Elsewhere, Moroccan-Egyptian-Dutch model Imaan Hammam decided to spend her summer in her homeland.

The 24-year-old jetted to Agadir, Morocco, where she is enjoying some much-needed family time following months of lockdowns and movement restrictions.

Hammam, who was born in the Netherlands to a Moroccan mother and Egyptian father, offered her followers a sneak peek into her family life, sharing candid photos of herself snuggling with her baby cousins and enjoying traditional Moroccan food.

Moroccan-Egyptian-Dutch model Imaan Hammam decided to spend her summer in her homeland. Instagram

And Hammam isn’t the only jetsetter to revisit her roots this summer.

British-Albanian crooner Dua Lipa is currently Albania with her partner of two years, part-Palestinian model and singer Anwar Hadid.

Dua Lipa and Anwar Hadid are in Albania. Instagram

 The 25-year-old hitmaker has made sure to document the trip for her 69.4 million Instagram followers, sharing photos and videos of herself and her beau making the most of their downtime by relaxing by the beach and lapping up the sunshine.

The couple are with the Grammy award winner’s parents, Dukagjin and Anesa Lipa, in Albania, where the “New Rules” singer made an appearance at the Sunny Hill Kindergarten construction site last week.

And it seems like Hadid is getting along well with the parents.

Anwar Hadid with Dua Lipa's father Dukagjin Lipa. Instagram

Lipa shared a carousel of images on her Instagram feed, which included a sweet photo of the two most important men in her life in an affectionate embrace.  

Elsewhere, Moroccan-British model Nora Attal is enjoying Paris with her family and US-Somali model Halima Aden’s “Munich trip is going lovely,” as per her Instagram caption.


Three Arab films set to premiere at Venice Film Festival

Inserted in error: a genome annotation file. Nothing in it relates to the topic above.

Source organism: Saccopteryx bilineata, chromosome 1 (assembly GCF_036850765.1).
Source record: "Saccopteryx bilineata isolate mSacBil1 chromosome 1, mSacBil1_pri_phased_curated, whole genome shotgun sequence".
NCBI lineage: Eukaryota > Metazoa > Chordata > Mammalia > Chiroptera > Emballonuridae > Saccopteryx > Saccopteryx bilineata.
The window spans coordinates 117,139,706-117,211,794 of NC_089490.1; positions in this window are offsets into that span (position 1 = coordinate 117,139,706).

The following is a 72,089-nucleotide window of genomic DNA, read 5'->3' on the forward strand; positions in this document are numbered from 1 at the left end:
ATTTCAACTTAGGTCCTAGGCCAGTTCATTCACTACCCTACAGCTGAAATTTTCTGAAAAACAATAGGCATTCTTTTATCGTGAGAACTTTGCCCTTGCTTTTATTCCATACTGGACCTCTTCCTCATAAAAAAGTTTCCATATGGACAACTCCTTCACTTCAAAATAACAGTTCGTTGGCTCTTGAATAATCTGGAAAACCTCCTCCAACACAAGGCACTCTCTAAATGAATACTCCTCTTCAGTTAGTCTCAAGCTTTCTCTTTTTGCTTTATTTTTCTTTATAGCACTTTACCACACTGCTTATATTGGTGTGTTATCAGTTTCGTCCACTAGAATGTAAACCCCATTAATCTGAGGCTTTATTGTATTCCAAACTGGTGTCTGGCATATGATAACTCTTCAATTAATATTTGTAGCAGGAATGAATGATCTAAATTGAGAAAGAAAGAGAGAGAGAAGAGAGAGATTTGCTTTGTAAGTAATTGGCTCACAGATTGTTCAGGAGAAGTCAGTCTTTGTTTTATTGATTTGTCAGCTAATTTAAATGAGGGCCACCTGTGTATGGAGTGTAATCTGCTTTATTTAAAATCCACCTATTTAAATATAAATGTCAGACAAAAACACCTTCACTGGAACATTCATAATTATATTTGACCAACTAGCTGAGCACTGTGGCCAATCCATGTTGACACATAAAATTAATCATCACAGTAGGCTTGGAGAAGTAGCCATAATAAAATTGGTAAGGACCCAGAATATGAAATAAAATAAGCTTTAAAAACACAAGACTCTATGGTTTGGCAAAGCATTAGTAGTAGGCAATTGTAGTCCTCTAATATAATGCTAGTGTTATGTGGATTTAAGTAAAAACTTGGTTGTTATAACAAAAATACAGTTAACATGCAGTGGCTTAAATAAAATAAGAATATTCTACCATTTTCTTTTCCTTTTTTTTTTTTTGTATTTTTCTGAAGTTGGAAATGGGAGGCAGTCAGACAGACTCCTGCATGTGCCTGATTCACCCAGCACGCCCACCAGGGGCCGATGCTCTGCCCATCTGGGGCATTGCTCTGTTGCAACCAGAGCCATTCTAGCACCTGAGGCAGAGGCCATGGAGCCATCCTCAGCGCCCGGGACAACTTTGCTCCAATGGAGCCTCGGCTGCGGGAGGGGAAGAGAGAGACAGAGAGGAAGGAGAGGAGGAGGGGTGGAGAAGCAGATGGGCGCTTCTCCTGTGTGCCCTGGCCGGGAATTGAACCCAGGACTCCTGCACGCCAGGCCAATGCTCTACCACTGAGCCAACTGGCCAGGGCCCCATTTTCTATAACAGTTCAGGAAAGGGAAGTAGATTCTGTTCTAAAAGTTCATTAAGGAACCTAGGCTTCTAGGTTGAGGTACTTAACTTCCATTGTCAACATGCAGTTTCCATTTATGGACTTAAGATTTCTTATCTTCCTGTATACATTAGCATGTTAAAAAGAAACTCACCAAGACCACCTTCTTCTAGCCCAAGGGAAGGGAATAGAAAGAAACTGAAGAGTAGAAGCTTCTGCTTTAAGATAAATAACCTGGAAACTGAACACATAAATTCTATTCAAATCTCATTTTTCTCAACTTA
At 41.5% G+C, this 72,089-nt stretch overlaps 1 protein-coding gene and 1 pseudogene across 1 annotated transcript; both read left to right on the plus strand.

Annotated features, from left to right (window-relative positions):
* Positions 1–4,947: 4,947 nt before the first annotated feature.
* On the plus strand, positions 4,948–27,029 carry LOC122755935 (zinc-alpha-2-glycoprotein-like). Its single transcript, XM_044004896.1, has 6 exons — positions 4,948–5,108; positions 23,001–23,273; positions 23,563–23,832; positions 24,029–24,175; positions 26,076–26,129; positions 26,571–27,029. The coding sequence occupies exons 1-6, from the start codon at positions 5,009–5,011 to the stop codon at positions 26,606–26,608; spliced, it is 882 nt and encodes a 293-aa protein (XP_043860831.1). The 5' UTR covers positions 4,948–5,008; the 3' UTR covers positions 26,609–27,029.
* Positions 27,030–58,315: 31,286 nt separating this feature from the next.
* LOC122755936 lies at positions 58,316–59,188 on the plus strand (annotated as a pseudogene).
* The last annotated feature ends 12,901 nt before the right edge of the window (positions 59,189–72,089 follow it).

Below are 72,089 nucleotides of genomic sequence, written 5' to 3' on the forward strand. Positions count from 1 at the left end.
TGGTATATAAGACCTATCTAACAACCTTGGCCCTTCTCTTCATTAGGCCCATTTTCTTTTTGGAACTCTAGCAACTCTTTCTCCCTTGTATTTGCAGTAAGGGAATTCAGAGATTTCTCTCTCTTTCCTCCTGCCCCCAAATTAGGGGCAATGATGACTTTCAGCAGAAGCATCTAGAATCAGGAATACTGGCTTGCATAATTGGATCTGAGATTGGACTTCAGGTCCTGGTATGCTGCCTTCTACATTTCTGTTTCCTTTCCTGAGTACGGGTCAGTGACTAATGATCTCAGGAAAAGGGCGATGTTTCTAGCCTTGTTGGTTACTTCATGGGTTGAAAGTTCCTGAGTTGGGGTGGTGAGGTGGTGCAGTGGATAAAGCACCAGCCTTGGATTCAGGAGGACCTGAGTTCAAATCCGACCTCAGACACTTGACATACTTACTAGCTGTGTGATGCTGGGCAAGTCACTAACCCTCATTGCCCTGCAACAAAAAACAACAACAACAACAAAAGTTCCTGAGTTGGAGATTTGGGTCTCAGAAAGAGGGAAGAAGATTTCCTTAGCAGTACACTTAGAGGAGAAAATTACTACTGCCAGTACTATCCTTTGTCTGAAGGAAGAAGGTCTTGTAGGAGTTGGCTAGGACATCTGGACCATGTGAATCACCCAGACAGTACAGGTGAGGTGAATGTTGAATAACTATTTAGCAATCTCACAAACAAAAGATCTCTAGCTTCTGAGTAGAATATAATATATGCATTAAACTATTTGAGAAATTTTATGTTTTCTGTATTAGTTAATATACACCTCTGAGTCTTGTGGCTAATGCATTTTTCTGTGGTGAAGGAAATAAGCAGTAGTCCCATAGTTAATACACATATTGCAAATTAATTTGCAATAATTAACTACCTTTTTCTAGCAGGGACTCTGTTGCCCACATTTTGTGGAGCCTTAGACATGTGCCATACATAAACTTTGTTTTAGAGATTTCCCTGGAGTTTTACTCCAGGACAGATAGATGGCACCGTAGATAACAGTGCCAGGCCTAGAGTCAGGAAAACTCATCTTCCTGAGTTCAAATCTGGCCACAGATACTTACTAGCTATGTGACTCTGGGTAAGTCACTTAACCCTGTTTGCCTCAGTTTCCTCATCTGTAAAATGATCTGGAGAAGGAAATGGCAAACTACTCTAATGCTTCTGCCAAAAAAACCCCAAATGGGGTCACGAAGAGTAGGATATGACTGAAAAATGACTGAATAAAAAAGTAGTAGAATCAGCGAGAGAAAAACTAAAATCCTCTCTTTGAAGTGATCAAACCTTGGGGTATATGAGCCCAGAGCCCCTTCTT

The oldest film festival in the world is kicking off its 78th edition Sept. 1. (Shutterstock)
The oldest film festival in the world is kicking off its 78th edition Sept. 1. (Shutterstock)
Updated 28 July 2021

Three Arab films set to premiere at Venice Film Festival

The oldest film festival in the world is kicking off its 78th edition Sept. 1. (Shutterstock)

DUBAI: The Venice International Film Festival unveiled a starry lineup of world premieres for September, including three films from the Arab world.

“Amira” by Mohamed Diab is set to play in the Horizons section and is a coming-of-age drama shot in Jordan, but set in Palestine.

“Costa Brava” is Lebanese director Mounia Akl's debut work and pairs Palestinian actor Saleh Bakri with Lebanese actress and director Nadine Labaki.

Finally, “Republic of Silence” by Diana El-Jeiroudi is a personal account of the director’s childhood in Syria and, 40 years on, her exile in Berlin.

The films will premiere alongisde international titles, including Pablo Larrain’s “Spencer,” starring Kristen Stewart as Princess Diana, and Ridley Scott’s medieval drama “The Last Duel,” featuring Matt Damon, Ben Affleck and Adam Driver.

The oldest film festival in the world is kicking off its 78th edition Sept. 1 on the Lido with the premiere of Pedro Almodóvar’s “Madres paralelas,” starring Penelope Cruz. “Spencer” and “Madres paralelas” are among 21 features premiering as part of the official competition, which has often helped guide eventual Oscar best picture nominees and even winners.
 


Beauty mogul Huda Kattan backs new female wellness brand

Beauty mogul Huda Kattan backs new female wellness brand
Ketish, launched by former Huda Beauty product developer Eman Abbass, is the first brand to be launched by HB Angels. Supplied
Updated 27 July 2021

Beauty mogul Huda Kattan backs new female wellness brand

Beauty mogul Huda Kattan backs new female wellness brand